Helen CoffeyThu, 25 March 2021, 3:32 pm
From 29 March, the next major stage in the phased reopening of England swings into action.
This step on the roadmap makes outdoor socialising possible again and means you don’t need an essential reason to be out of your home.
But what does the rule change mean for travel? Here’s what we know so far.
Can I go on a daytrip?
The “stay at home” order for England is being lifted. In its place is the government’s official advice to “minimise travel” which has been verbally augmented by ministers urging people to “stay local”.
The Independent has repeatedly sought clarification from the government on what it has in mind, including giving examples – such as a daytrip between London and Brighton, a distance of 50 miles each way.
So what is the traveller to do? First, consider the advice in Wales, where the Cardiff government lifted its stay at home rule on 13 March. It was replaced by a guideline of going no further than to five miles from home. But the “stay local” requirement within Wales will be lifted entirely on 27 March.
Evidence from Northern Ireland on staying local for exercise may also help with a definition: “You should not travel more than 10 miles from your home to exercise.”
In Scotland, meanwhile, “exercise can start and finish at a place in your local authority area (or up to five miles from its boundary)”.
With the government currently unprepared to clarify what it means, you might therefore set your own limits at five miles or 10 miles from home, or the Scottish variant: five miles from the border of your local authority.
But perhaps it is better to re-define the government advice as “avoid frivolous travel”: not making journeys for the sake of it. You may regard a 50-mile each way trip as a much-needed break to allow you to escape the confines that you have endured for the past 12 weeks.
Many people will want to reconnect with people they have been legally unable to visit since the start of the year, and a longer journey from, say, Bristol to Leeds or Birmingham to Liverpool to see a much-missed close friend or family would be permissible both legally and morally.
Overnight stays are off limits until the next stage of the roadmap, on 12 April, though – so channel your inner Cinderella and ensure you’re home by midnight.
- Travel industry fury at ‘coordinated campaign’ to undermine holidays
- How the ‘traffic light travel’ system could work
- Summer holidays would bring ‘real risk’ of Covid variants, says scientist
- When can we travel again? Key lockdown easing dates
Many of England’s outdoor landmarks are reopening from 29 March, meaning if you live fairly nearby you can change up your daily stroll with a visit to some lush greenery. English Heritage announced that 50 of its properties would open in anticipation of the “stay at home” restriction being eased, while Alton Towers’ elegant gardens will reopen on 29 March “for local families to enjoy”. Capacity will be limited and tickets must be pre-booked.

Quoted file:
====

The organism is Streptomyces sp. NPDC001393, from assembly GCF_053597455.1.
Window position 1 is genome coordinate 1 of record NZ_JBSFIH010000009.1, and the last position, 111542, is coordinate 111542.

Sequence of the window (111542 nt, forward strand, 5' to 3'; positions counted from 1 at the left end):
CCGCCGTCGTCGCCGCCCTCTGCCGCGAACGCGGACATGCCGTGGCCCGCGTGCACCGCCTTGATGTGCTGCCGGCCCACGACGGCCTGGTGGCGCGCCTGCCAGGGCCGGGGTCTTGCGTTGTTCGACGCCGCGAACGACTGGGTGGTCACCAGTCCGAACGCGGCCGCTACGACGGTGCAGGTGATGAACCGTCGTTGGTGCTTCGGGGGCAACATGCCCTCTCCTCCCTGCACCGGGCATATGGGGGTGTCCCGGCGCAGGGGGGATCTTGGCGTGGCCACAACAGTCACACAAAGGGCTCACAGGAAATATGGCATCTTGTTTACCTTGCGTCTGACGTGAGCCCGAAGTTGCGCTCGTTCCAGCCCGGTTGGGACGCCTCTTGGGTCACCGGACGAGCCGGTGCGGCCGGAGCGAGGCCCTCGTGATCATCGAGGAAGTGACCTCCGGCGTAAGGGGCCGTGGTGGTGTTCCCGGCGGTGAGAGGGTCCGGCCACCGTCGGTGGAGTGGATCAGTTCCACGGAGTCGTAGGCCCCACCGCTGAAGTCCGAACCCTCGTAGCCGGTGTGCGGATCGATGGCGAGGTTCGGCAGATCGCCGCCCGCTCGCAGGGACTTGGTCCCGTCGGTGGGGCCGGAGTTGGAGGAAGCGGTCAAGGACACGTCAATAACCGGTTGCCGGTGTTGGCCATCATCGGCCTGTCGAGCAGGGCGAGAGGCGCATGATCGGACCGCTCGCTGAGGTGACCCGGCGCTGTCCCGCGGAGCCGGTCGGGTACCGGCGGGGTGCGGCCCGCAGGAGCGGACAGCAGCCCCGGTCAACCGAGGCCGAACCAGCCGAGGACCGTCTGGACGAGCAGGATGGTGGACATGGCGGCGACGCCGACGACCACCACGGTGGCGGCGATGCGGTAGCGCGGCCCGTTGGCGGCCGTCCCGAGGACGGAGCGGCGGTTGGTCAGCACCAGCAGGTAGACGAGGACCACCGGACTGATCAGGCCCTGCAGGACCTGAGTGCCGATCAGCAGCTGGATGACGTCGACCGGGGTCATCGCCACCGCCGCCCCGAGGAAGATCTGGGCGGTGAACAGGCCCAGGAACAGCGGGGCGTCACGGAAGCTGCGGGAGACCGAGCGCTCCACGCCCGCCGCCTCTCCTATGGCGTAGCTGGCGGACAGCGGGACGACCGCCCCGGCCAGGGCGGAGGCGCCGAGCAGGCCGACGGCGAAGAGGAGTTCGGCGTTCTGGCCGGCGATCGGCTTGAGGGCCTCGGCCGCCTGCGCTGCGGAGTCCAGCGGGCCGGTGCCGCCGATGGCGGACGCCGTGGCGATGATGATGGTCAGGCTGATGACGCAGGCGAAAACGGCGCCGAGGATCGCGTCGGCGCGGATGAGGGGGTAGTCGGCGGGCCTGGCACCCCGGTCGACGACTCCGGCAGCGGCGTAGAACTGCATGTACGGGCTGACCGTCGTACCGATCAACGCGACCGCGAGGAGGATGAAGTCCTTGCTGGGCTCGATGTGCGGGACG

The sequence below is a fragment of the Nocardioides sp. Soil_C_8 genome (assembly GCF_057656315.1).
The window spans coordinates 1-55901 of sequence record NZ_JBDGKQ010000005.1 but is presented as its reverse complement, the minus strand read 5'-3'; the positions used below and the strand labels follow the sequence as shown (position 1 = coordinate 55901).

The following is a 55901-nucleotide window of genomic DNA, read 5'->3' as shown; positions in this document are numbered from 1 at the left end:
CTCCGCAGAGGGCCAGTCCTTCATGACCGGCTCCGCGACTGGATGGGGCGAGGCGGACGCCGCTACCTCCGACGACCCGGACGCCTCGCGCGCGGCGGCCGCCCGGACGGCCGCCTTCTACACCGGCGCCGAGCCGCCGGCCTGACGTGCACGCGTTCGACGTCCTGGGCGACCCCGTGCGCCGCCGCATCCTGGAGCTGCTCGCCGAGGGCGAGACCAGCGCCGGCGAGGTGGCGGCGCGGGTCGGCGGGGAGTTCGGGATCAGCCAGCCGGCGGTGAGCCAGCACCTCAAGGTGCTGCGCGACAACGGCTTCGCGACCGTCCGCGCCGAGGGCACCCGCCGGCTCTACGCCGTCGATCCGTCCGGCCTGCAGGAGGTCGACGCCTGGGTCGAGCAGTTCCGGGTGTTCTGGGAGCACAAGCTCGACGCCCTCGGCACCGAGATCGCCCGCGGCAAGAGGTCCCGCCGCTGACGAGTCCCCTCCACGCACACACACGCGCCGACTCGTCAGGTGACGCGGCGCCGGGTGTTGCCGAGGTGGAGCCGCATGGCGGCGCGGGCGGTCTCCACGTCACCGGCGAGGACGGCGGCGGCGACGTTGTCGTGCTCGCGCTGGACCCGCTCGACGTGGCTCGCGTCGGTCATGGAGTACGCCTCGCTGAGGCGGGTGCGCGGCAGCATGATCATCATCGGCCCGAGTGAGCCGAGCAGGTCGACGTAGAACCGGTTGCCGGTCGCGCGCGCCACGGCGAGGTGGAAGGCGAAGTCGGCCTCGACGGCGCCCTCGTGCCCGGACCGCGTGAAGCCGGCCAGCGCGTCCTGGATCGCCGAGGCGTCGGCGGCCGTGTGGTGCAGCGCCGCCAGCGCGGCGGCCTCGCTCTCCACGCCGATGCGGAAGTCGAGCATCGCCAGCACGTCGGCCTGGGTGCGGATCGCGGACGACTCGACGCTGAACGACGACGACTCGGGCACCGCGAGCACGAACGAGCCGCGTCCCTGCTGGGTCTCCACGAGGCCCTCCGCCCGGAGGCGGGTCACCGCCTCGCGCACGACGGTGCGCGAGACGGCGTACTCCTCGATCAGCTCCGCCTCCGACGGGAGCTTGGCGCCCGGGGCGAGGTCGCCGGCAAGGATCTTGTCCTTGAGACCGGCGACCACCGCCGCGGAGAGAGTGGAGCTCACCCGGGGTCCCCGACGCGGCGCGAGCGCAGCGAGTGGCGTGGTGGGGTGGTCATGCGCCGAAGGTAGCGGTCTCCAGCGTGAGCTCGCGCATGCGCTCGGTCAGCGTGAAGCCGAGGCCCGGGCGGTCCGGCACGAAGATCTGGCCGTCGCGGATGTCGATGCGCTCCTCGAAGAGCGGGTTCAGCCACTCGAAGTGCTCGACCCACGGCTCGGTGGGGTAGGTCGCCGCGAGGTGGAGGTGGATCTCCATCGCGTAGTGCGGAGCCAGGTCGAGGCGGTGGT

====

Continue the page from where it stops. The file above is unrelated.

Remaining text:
For a day trip with a difference, boat hire company Drifters will allow single households to hire a canal boat to explore local waterways for the day from 29 March. It offers day hire from 17 boat yards across England and Wales, including those in Shropshire, Worcestershire and Stratford Upon Avon.
Can I do a day trip with other people?
The “rule of six” guidance returns from 29 March, meaning you can meet outdoors in public spaces or private gardens in groups of up to six people or two households.
This means a trip to a local park, beach or gardens with others should be permitted – but you shouldn’t travel together in the same car.
Can I go to a wedding?
Yes, but don’t expect to be invited unless you’re part of the couple’s inner circle. Weddings can take place with just six guests in attendance from 29 March. The overnight stays ban also applies, so it would have to be near enough that you could get there and back the same day.
Can I catch a bus or train?
Yes. On 29 March both National Express and Megabus will resume running long-distance services. With only roughly half the normal number of seats on sale – because of social distancing measures – services are selling fast, with just three tickets left.
National Express is resuming inter-city services at just 15 per cent of its normal network. Initially, buses will run on 20 routes serving 120 locations.
Megabus says: “We’ll be offering a reduced network for travel from 29 March.”
Trains are still not running at pre-pandemic levels, but the number of services is being increased.
Can I go on a domestic holiday?
Not if you’re an England resident. The ban on overnight stays will lift on 12 April at the earliest, when stays at self-contained accommodation, such as holiday cottages, could be allowed for single households. However, if you live in Wales, you might be able to do this from 27 March.
Can I go abroad on holiday?
No. The government website states: “Travel abroad will continue to be prohibited, other than for a small number of permitted reasons. Holidays abroad will not be allowed, given it will remain important to manage the risk of imported variants and protect the vaccination programme. The government has launched a new taskforce to review global travel which will report on 12 April.”